Guru Kate: Microwaves myths debunked: Magic or madness?

What materials are never microwave safe?

First, just check the bottom of whatever you’re using. Usually it’ll have a little symbol with a microwave (it’s good to go), or a microwave with an X through it (don’t do it!).

Sometimes there’s a picture of a tray with some squiggles above it, this means that sometimes noodles will float above your tray when you put it in the microwave.

Just kidding, that’s just another microwave safe symbol.

For those things you just have no clue about, and have no symbols or markings of any sort, don’t ever put this stuff in the microwave:

1)    Margarine tubs, yogurt containers, cottage cheese containers or anything like that for microwaving.

2)    Re-used tv-dinner trays that you already microwaved in. It’s a one time deal.

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3)    Aluminum foil (or any kind of metal for that matter)

4)    Really fancy china

5)    Styrofoam that isn’t labeled microwave safe

6)    Don’t let plastic wrap touch your food when you’re microwaving with it. If you’re that scared of it touching, try a plain white paper towel instead. Printed or recycled papers can’t always be trusted.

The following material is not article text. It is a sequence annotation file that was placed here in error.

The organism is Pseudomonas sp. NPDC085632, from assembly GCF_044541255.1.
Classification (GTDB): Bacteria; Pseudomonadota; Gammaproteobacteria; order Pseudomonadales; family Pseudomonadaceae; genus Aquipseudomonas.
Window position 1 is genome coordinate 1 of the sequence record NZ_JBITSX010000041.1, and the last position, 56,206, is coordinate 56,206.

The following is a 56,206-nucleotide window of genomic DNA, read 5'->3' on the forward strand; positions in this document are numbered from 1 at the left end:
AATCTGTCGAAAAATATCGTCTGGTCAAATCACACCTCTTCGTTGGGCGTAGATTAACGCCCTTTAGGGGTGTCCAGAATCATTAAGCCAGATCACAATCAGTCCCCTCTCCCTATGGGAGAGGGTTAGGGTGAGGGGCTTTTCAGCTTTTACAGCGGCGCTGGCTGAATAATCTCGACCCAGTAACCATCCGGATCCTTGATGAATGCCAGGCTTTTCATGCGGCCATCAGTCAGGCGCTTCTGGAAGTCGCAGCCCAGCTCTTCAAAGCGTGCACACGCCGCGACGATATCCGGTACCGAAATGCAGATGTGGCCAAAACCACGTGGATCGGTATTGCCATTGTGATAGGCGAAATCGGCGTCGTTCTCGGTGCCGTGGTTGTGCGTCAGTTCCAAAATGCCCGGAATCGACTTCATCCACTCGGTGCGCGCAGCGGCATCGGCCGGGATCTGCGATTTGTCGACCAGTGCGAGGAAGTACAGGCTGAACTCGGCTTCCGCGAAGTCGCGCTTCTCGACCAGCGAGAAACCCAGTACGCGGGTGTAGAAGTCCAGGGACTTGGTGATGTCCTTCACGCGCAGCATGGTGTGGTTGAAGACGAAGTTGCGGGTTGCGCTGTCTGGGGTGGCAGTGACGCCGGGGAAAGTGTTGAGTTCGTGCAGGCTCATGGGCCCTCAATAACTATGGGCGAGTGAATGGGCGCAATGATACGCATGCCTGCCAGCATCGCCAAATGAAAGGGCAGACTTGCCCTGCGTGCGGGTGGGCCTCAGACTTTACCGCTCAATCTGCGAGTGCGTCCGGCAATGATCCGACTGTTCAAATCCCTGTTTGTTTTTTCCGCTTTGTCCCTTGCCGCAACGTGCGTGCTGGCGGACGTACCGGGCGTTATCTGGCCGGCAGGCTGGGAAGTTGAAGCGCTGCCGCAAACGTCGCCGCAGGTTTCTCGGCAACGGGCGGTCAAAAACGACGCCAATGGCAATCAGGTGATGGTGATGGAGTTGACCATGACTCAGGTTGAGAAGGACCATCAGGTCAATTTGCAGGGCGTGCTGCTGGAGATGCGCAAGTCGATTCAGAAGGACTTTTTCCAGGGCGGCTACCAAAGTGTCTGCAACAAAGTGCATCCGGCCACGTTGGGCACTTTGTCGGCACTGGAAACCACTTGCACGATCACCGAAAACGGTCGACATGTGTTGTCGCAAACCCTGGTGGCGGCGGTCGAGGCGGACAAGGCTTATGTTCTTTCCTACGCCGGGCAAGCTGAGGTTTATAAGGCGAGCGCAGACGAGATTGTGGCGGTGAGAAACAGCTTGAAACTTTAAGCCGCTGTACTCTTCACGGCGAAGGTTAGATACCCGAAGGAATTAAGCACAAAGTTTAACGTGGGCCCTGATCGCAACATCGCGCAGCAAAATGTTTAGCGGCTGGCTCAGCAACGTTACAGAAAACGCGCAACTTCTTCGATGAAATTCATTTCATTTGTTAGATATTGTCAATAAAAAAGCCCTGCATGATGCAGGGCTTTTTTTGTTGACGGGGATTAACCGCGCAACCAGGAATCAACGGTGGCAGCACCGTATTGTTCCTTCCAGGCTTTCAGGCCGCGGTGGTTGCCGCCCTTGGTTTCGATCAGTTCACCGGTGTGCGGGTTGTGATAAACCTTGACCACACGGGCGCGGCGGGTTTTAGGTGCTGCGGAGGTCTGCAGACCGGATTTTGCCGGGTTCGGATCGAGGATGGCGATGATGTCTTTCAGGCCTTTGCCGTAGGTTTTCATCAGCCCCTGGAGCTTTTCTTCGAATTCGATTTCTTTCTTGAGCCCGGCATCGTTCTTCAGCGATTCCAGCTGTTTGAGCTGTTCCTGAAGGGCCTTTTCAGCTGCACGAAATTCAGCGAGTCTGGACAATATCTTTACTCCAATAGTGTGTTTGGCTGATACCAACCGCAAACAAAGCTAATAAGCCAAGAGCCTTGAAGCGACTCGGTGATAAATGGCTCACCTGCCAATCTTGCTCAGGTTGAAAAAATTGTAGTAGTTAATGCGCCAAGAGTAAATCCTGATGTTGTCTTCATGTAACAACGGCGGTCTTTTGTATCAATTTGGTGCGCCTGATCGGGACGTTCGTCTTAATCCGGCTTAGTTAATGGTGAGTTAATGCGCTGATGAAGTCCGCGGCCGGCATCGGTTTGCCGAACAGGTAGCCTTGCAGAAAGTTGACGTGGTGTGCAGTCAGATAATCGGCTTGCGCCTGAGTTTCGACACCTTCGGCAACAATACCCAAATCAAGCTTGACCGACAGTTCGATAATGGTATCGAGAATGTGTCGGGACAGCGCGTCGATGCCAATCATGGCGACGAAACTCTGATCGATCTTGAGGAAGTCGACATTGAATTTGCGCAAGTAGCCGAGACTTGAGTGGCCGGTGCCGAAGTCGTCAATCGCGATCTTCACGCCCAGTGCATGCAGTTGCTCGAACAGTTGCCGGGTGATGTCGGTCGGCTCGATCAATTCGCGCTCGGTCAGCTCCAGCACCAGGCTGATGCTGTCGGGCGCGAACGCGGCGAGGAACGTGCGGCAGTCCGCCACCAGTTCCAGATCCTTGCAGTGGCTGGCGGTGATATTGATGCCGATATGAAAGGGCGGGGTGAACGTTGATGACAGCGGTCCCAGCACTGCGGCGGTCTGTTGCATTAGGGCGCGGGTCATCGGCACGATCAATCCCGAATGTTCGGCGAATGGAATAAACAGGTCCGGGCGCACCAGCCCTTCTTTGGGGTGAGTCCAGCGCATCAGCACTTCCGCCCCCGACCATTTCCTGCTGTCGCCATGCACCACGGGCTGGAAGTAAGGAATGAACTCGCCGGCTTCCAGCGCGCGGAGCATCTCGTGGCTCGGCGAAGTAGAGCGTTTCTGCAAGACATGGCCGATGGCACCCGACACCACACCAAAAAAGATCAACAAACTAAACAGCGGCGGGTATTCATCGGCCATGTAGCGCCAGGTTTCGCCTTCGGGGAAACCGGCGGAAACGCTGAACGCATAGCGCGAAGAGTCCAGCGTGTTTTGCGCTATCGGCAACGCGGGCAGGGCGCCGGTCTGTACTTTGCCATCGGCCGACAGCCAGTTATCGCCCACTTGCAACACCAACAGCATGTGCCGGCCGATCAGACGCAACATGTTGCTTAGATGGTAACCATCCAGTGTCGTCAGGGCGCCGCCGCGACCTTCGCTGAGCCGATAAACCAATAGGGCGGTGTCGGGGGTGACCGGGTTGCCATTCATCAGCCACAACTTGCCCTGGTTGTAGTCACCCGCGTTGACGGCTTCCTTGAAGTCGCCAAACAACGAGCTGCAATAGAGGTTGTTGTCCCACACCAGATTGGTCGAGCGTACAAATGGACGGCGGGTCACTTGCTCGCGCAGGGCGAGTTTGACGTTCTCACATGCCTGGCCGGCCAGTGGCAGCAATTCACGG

If you’re still not sure, just don’t do it. If you need to eat whatever it is hot, transfer it to a microwave safe container. Be safe, not scared.

Can you get direct radiation from standing too close to a microwave?

Let’s look at the anatomy of a microwave to answer this question. A microwave is basically a metal box with a microwave generator inside of it, and sometimes a rotating plate. The whole thing works by microwave radiation’s ability to vibrate water at a fast speed.

As taught in an elementary chemistry course, the faster a molecule vibrates, the warmer it is. This property is due to thermodynamics and kinetics (although I don’t know the all the little details, I hear it’s pretty complex).

So if these microwaves are contained in a closed box, they shouldn’t get out. There are little pockets of rumors here and there: stay two inches away, get a new microwave often, you get one-hundred-bazillion times more radiation from your cell phone, TV, dog, etc.

But lots of these rumors have absolutely no basis other than paranoia. Paranoia will destroy ya. It’s probably a good idea to update your microwave every once in awhile, if just to avoid cleaning it.

Regardless, don’t let the word radiation scare you all the time. For instance, you cook toast (in an open toaster, gasp!) using infrared radiation. All light in the visible spectrum is called radiation. You listen to the radio in your car that’s transmitted through radio wave radiation. In fact, microwave radiation has a longer wavelength (and is therefore is less cell-invasive) than visible light.

It’s only in the context of ultra violet, x-rays, gamma rays, nuclear stuff, really powerful radiation that it gets hairy. But hey, that’s how you also make a superhero.